Chicagoans greeted 2018 with the coldest New Year’s Day on record, with a high of 1 degree, and wind chills of -35 degrees. The frigid day was part of a cold snap that tied for the record of the longest periods of bone-chilling temperatures. Whether we struggled this month to keep warm in our homes, trudged to work in Michelin Man-esque parkas, or huddled in our heat-blasting cars on frozen streets, we had it a bit easier than our forebears.
Or did we?
Records show that none of the top ten coldest days in Chicago occurred before 1900. Sure, there was snow in the good old days, but blizzards such as we saw in 1967, 1999, 2011 and 1979? Nothing remotely like them. And, although our current modes of transportation are generally safe and keep us cozy against the elements, many Chicagoans in the 19th century had a most magical way to get from place to place, or even to race: Sleighs.
Not only did people use their sleighs to get from Point A to Point B, they actually had fun doing it. Can we say that, as we tailgate the minivan doing 25 in the passing lane during a snowfall? Are we able to breathe in crisp, wood-scented (and horse-scented) air instead of car exhaust? Can we marvel that we are being transported courtesy of a beautiful living being instead of an engine?
Chicago elevated sleigh-riding to an art form, and like many forms of great art, sleighing was not for the masses. Sleighs were not cheap, particularly one padded in the softest of leather. Sleighs were modeled after those from the most snowbound nations, including Scandinavia and Russia. While Swedish and Danish varieties were fairly utilitarian, those modeled after pre-Revolution Russia were lavish in their use of furs for seating and blankets. A typical lap blanket might be made with fur from wolves, minks, tigers or bears. Tails were attached to the blankets as a decorative touch. Popular sleigh colors in the 1890s included sea green and deep red. A top-notch sleigh could cost at least $800, or around $20,000 in 2018 dollars.
The quality of horse was also a huge consideration, especially if racing was involved. It was noted that millionaire Philip D. Armour preferred a pair of sleek roans to power his Victoria. The wealthy John Dupee preferred bays, while George McLaughlin insisted upon a thoroughbred trotter. A team of well-matched horses could easily fetch $2,000.00.
Sleighing attire was significant, not so much from a fashion perspective, but for sheer warmth. Gentlemen might wear heavy coats in Persian lamb, bear, raccoon or sealskin. Ladies would don similar furs, and perhaps keep a ribbon tied around a high-necked collar. Hats, if any, were sleek, small, and pinned in several places. A big, floppy number would gather snow, attract the wind, and invariably fall off its wearer into a mass of slush.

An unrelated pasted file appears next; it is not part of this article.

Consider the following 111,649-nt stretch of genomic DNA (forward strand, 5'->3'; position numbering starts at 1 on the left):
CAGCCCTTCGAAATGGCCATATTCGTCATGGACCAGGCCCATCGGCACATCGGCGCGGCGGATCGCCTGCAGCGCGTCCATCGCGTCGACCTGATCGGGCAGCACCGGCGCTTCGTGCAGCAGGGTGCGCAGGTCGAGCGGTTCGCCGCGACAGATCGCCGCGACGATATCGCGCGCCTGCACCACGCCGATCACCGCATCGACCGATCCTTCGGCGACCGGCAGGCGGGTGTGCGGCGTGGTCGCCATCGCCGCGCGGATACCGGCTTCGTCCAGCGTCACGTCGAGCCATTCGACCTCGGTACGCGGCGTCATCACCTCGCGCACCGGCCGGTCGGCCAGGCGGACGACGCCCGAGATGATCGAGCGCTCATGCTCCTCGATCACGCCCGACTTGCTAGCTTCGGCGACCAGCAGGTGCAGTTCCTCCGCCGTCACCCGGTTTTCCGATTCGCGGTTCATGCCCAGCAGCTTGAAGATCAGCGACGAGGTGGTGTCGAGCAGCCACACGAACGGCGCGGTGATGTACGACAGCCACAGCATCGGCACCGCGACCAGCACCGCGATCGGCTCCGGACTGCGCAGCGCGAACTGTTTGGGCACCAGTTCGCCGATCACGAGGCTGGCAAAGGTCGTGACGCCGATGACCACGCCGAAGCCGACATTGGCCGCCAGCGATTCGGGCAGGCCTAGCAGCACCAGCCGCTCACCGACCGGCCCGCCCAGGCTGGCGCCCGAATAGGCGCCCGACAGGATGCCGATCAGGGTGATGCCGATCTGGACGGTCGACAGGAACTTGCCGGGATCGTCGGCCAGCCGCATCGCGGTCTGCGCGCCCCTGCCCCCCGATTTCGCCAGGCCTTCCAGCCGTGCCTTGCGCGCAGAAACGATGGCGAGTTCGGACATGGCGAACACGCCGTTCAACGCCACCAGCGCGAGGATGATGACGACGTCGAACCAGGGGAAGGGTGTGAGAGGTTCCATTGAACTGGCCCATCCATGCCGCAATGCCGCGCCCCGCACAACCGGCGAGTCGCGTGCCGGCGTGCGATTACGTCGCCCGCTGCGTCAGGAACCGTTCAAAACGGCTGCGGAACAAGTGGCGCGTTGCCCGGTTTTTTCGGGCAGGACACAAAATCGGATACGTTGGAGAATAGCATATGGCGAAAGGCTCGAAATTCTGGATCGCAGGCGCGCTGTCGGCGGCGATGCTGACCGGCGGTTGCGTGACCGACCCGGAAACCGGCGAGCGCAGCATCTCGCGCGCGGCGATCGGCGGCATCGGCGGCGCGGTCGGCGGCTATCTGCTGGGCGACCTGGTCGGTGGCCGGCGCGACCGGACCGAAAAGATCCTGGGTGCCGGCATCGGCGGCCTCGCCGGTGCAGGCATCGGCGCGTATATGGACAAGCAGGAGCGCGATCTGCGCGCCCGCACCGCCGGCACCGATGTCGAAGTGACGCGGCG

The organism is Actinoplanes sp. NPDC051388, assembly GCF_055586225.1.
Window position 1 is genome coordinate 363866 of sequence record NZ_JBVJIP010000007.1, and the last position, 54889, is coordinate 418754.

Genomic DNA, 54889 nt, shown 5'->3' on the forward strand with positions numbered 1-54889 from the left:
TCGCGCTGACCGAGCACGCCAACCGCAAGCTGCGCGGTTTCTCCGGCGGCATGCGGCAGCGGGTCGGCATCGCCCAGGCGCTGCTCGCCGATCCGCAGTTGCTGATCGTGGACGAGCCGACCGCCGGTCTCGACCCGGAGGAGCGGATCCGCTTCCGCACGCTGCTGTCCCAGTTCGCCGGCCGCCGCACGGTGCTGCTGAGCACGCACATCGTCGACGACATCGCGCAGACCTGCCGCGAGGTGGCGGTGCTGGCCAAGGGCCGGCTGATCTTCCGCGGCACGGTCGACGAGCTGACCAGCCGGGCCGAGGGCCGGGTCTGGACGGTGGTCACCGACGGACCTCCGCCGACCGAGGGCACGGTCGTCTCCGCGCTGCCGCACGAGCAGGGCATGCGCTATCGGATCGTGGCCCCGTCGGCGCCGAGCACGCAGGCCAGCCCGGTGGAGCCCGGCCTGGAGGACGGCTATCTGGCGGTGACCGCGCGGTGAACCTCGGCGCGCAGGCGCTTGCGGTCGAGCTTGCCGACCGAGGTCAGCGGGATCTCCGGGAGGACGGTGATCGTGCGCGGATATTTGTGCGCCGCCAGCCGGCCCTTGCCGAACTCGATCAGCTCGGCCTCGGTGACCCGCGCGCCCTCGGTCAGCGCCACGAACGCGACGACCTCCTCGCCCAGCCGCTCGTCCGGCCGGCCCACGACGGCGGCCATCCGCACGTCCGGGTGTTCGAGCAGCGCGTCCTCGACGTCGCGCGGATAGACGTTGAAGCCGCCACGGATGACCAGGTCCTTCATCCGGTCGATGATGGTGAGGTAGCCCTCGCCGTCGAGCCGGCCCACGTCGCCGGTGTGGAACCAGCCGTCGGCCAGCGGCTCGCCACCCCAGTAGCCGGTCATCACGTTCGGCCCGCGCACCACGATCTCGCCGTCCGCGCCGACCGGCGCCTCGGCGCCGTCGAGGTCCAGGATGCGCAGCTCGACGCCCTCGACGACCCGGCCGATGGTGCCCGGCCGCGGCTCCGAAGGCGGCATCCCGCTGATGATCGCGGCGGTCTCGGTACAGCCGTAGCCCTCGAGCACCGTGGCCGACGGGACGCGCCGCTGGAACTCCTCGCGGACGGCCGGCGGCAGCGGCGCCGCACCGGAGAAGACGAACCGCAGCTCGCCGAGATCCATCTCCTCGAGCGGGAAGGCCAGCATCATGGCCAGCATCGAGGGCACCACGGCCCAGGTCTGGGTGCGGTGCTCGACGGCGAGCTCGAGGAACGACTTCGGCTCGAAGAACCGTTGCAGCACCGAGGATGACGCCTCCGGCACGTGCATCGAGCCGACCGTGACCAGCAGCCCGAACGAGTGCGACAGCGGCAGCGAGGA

A Chicago Tribune article from 1898 warns readers of the symptoms of the “Sleigh Face Epidemic,” which coincided with the onset of a snowstorm. Per the article Sleigh Face was as potentially fatal as Bicycle Hump and Appendicitis, the former still a relative novelty. Sleigh Face, however, was a much more expensive ailment. Symptoms included a wide-open mouth, eyes fixed dead ahead, and a flushed face. The article genially suggested that of the 1,750,000 residents of Chicago, some 1,749,000 would be glad to come down with this exclusive sickness.
The primary sleighing venues in 1898 were places like Drexel Boulevard, the Midway Plaisance, and, more recently, Lake Shore Drive and Lincoln Park. On Sunday afternoons, after attending church, spectators would gather to watch sleighs of every kind fly across the icy streets. It must have been like witnessing an impromptu gathering of Dodge Hellcats, Maseratis, Ferraris and Lamborghinis — all featuring real horsepower.
Not all sleighs were treasured, however. The Chicago Tribune recounted the demise of a sleigh used by Napoleon in a trip from Moscow to Paris. The sleigh and its elaborate harness had been a gift from the legendary leader to a Silesian man in exchange for a small coach. The Silesian’s descendants, the Gansels, landed in Chicago, along with the sleigh. However, upon the death of one of the Gansels, his widow took an ax to the relic because she was “tired of seeing it around.” One can only speculate as to whether the widows’ descendants considered taking an ax to Mrs. Gansel once the realized the value of what she had chopped up for firewood.
By the early 1900s, sleighing had declined in popularity. The debut of the automobile resulted in sleighs being considered antiquated. Young people, once among the biggest proponents of sleighing, were now fascinated with exotic, expensive horseless carriages. A 1905 Chicago Tribune report lamented on the fall of the sleigh, citing a strike among drivers, and the catastrophic fire at the Iroquois Theater as detriments to a local economy once favorable to the potentially costly sport.
Perhaps you can still hear it on quiet snowy nights in the middle of Lincoln Park or Washington Park: the crunch of hooves on ice, the grind of metal blades, the sudden joyful noise of sleigh bells, horses snorting clouds of spray. Perhaps, if we are so fortunate, we may be treated to visions of long-gone sleighs and their riders.
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